The Festival of Lights: Hanukkah

The Festival of Lights: Hanukkah

Adyan Al-Shamri, Staff Writer

Hanukkah is a holiday often overlooked.

The season has started again where people are putting up their Christmas lights and buying gifts for friends and family, but some are lighting their menorah. Hanukkah, a holiday celebrated by Jewish followers, is an eight-day holiday usually following in December. As this is a holiday celebrated by Jewish followers, and many Americans follow Christianity, this holiday often gets overlooked by many. In fact, many Americans don’t know the rich traditions and culture following the holiday.

As years pass and people are being educated on more topics, people learn more. However, there still seems to be a lack of knowledge. Elkhart High School sophomore Olivia Mann admits minimum knowledge on the subject. “All I really know is that Hanukkah is a Jewish holiday that spans eight days. It has a tradition to light a menorah with eight candles.” Fellow sophomore Olivia Lopez also jumps in to share her knowledge. “Hanukkah is a holiday celebrated by Jewish people during the winter season.”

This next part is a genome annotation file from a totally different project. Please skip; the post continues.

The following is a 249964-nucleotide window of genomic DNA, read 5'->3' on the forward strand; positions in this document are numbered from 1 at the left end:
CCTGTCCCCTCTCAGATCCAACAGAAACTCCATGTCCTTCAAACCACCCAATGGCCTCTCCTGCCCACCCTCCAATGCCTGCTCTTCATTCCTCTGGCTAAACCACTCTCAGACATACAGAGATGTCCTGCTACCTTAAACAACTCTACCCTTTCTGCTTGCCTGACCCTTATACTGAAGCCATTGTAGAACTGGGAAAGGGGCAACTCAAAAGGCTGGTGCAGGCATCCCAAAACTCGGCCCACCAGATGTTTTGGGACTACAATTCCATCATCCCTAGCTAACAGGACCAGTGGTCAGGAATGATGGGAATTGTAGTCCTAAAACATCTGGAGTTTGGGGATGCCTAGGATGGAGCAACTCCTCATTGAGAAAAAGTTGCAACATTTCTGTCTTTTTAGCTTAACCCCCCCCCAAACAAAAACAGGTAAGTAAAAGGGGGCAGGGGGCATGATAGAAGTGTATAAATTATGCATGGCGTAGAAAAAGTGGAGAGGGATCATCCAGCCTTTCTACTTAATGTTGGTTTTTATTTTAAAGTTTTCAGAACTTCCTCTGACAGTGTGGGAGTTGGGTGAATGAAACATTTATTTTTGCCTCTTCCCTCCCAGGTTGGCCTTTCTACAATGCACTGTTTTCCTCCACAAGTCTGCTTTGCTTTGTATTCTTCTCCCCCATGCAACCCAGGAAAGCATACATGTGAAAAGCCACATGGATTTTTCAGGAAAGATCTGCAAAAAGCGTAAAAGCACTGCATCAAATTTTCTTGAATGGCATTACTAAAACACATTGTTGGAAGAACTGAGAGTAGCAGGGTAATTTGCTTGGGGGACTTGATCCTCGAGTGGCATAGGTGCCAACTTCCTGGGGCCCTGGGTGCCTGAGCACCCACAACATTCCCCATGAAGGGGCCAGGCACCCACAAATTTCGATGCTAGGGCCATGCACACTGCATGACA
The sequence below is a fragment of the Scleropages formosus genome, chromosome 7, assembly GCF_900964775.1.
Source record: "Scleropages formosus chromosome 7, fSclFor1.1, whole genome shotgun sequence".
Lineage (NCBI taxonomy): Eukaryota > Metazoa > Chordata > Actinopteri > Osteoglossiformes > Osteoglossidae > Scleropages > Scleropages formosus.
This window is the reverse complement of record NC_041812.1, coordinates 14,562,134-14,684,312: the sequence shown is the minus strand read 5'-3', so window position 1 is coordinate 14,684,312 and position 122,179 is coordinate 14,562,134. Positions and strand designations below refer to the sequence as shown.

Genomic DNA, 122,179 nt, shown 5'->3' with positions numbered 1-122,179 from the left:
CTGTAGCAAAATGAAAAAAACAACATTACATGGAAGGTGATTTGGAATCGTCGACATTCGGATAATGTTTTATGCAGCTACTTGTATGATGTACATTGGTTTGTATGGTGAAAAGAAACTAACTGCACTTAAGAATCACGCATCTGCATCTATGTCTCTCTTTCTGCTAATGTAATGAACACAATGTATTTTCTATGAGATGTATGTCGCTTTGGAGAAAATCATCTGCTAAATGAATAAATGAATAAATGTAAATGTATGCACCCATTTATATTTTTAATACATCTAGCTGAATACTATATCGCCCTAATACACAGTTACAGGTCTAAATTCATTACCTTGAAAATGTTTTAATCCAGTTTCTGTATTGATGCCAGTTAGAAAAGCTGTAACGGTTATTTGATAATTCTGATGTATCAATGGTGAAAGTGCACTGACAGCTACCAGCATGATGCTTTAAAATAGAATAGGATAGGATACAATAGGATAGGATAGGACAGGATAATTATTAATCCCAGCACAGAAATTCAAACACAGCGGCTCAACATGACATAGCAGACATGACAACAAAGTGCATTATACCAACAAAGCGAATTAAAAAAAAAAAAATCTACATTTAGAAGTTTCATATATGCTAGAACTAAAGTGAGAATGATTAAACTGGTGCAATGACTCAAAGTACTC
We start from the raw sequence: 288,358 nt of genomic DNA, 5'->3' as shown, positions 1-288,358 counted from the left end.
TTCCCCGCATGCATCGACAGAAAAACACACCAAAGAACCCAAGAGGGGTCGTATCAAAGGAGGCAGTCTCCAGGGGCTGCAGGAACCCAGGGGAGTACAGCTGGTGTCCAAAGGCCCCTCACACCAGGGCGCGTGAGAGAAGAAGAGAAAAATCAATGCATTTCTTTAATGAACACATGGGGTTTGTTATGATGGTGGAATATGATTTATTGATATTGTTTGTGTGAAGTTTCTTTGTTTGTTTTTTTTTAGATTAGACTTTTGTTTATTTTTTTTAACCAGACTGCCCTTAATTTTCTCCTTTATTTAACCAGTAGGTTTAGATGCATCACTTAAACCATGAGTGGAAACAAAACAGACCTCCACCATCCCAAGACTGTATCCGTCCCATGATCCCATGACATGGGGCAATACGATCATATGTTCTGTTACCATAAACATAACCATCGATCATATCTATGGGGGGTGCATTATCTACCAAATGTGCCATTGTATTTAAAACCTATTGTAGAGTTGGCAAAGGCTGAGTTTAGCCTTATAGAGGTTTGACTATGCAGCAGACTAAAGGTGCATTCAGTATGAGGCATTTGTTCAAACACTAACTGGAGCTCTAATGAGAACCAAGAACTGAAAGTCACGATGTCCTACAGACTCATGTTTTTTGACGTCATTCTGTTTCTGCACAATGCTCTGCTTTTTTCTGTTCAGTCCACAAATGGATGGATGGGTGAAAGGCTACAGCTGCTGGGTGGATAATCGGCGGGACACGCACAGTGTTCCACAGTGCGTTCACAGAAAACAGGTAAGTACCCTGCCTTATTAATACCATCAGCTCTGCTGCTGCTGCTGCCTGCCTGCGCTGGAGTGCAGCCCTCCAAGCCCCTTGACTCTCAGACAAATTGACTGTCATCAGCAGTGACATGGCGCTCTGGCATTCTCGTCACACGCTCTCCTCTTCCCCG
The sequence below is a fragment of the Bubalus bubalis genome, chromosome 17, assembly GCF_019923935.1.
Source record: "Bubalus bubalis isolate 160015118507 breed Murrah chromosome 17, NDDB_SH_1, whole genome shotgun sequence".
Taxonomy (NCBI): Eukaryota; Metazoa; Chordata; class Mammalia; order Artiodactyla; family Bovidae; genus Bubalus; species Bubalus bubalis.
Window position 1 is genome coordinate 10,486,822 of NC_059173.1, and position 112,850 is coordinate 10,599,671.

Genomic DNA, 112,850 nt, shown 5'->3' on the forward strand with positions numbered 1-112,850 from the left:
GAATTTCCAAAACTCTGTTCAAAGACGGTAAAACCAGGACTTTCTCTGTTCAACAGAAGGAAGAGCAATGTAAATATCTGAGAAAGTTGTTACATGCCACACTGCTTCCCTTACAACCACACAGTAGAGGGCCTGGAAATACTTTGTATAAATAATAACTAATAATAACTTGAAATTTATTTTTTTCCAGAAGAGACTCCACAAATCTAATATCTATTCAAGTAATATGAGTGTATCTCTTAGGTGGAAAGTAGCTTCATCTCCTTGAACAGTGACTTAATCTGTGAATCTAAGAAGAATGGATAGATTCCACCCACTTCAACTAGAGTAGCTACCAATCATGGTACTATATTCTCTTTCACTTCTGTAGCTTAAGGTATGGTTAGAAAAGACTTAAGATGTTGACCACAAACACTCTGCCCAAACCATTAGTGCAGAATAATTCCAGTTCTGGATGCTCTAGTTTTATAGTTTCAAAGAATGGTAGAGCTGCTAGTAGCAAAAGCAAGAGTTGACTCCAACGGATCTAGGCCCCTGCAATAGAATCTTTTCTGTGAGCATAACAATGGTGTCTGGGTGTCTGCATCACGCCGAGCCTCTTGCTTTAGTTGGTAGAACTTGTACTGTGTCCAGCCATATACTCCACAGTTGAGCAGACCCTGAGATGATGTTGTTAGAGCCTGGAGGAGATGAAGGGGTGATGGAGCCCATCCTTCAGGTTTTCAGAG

With people’s knowledge of Hanukkah being of the lighting of the menorah and when the holiday falls, there is usually a reason behind it. This year Hanukkah started on Nov. 29 and ends on Dec. 7. Around this time, most Americans’ minds go to Christmas with the majority of families celebrating Christmas instead of Hanukkah. Mann has taken notice of this, as well. “I believe people don’t talk much about Hanukkah because not many people celebrate it as they do with Christmas in America. It often then gets overshadowed. 

The story behind Hanukkah is one many Jewish followers know by heart. Hanukkah is a celebration of a military victory over Jerusalem. A foreign ruler, Antiochus, had forced Jewish followers to abandon their practices. He tried to take over their religious temple, but the Jewish followers fought. The leader of the Jewish rebellion, Judas Maccabeus, won the battle and reclaimed the temple. The tradition of lighting the menorah comes from after the win of the battle. When they went into the temple, a small jar of lamp oil was discovered. Using the oil, they lit all the temple’s lights. With this, the light lasted a total of eight nights. All eight nights of Hanukkah are meant to commemorate the eight nights the candles in the temple burned. 

The rich story behind Hanukkah is one that deserves more attention,believes Lopez. “Learning of different cultures and religions is important. This is because there is more than one belief and respect for what others believe in.” Mann also jumps in to share her thoughts. “There is an importance in having a knowledge about other cultures and religions, because it helps someone to appreciate it and understand it more.”

Even if others might celebrate a certain holiday, it doesn’t mean they can’t brush up on their knowledge for the subject.